Cite this asGokce FS, Gokce AH (2020) A rare cause of acute abdomen: Isolated cecum necrosis; A case report. Arch Gerontol Geriatr Res 5(1): 010-011. DOI: 10.17352/aggr.000017
Isolated cecum necrosis is a very rare condition. The most common symptom is pain in the right lower quadrant. We are presenting a patient who visited the emergency clinic with right lower quadrant pain and subsequently was diagnosed with cecum necrosis during the operation and underwent a right hemicolectomy
Background: Isolated cecum necrosis is a very rare condition . While not precise in etiology, it is mostly detected in patients with chronic renal failure . In the literature, it has been reported that cecum necrosis, which is rarely detected, was also detected in patients with chronic heart diseases, cardiopulmonary bypass and aortitis apart from dialysis patients .
The most common symptom is pain in the right lower quadrant. It can be confused with acute appendicitis and cecum tumor during diagnosis . Therefore, we should consider cecum necrosis in differential diagnosis, especially with elderly patients, where we plan operations due to acute abdomen .
An 87-year-old male patient visited the outpatient clinic for abdominal pain that had been ongoing for 2 days. The patient with a history of trauma 2 days ago had no systemic disease other than hypertension. After physical examination, rebound was found in the right + left lower quadrant of the abdomen. Laboratory values were normal except for the value of C reactive protein of 7 mg / L. In all abdominal ultrasonography it was thought that there could be a perforated appendicitis, although in the entire abdominal tomography it was thought that fl uid and perforated appendicitis could be a possibility (Figure 1). The case was operated with the diagnosis of acute abdomen. Laparoscopically necrosis was detected in the cecum. The cecum and other bowel loops were highly adherent to the surrounding tissues (Figure 2). It was decided to switch to open operation because exploration could not be done properly due to adhesion. The cecum and appendix were necrosis. Right hemicolectomy was performed. Histopathology revealed necrosis in the entire cecum and appendix. No tumor or other pathology were detected. The patient was discharged on the 6th postoperative day without any complications.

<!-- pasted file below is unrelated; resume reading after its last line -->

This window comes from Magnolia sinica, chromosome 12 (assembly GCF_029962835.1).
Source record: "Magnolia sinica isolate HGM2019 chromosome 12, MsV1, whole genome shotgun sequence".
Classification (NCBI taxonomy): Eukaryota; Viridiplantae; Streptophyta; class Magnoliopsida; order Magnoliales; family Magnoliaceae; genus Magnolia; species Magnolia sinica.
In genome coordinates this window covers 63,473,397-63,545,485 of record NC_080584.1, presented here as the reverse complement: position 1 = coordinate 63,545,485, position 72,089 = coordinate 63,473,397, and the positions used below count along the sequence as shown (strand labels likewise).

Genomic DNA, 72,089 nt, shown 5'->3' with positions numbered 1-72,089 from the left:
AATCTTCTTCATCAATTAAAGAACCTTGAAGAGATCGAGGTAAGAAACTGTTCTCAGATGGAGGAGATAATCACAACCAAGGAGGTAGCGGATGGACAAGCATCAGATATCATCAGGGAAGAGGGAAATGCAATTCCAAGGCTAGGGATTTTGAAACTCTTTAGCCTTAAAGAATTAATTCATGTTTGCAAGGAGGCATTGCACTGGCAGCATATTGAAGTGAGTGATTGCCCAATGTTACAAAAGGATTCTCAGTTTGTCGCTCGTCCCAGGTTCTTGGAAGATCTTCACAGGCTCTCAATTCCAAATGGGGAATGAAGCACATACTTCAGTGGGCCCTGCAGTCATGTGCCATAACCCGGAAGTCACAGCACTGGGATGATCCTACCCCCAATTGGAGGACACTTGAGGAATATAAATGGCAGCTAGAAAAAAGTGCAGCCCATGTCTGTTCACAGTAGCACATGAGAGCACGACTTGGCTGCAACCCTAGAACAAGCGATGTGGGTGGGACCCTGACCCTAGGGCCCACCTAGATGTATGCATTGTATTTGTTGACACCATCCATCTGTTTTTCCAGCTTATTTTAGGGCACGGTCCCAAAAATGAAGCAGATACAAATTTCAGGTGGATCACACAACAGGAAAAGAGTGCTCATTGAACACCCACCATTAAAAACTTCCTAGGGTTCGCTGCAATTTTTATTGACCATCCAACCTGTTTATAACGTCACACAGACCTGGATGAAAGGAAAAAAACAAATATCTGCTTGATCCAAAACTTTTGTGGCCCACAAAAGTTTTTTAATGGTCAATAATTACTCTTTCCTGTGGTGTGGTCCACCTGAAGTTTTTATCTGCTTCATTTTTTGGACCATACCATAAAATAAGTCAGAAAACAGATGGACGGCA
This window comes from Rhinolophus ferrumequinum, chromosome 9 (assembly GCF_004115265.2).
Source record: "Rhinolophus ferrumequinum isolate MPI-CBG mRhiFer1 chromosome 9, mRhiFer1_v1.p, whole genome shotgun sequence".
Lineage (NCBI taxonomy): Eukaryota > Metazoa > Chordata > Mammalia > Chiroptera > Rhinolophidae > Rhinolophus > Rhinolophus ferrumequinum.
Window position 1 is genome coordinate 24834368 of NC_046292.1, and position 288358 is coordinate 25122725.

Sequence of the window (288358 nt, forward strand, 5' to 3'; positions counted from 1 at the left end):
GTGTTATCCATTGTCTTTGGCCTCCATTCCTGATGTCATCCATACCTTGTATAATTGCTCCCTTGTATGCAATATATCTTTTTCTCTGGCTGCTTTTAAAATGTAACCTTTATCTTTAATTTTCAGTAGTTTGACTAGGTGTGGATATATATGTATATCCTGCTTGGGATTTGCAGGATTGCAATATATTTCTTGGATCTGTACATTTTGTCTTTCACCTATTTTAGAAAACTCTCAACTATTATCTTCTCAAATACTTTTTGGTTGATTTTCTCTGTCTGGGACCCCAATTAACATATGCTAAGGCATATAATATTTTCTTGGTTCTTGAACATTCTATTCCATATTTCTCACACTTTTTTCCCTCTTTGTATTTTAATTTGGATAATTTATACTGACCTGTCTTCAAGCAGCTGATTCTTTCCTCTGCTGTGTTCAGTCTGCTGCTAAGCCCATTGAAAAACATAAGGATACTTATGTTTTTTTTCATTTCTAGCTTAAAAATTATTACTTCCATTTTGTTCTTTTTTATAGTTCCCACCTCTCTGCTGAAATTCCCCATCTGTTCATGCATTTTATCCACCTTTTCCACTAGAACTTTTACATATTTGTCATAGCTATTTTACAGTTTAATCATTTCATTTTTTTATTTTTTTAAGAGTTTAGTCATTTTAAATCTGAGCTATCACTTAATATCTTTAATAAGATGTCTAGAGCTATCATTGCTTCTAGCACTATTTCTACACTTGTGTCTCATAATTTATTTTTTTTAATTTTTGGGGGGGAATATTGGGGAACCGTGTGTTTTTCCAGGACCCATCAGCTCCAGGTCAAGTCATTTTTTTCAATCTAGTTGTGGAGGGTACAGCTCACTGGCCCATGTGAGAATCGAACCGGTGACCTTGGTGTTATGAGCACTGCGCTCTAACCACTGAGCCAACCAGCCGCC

The diagnosis of isolated cecum necrosis is diffi cult. In differential diagnosis, acute abdominal causes such as appendicitis, cecum tumor, and diverticulum perforation should be considered . In our case, it was thought that there was a hypoxic nutritional disorder that developed in the colon wall due to trauma. In conclusion, patients with acute abdominal symptoms, anamnesis should be taken well, clinical fi ndings should be evaluated correctly and rare pathologies such as cecum necrosis should be considered. With early diagnosis and early surgery, we wanted to emphasize that isolated cecum necrosis can be healed in most cases.
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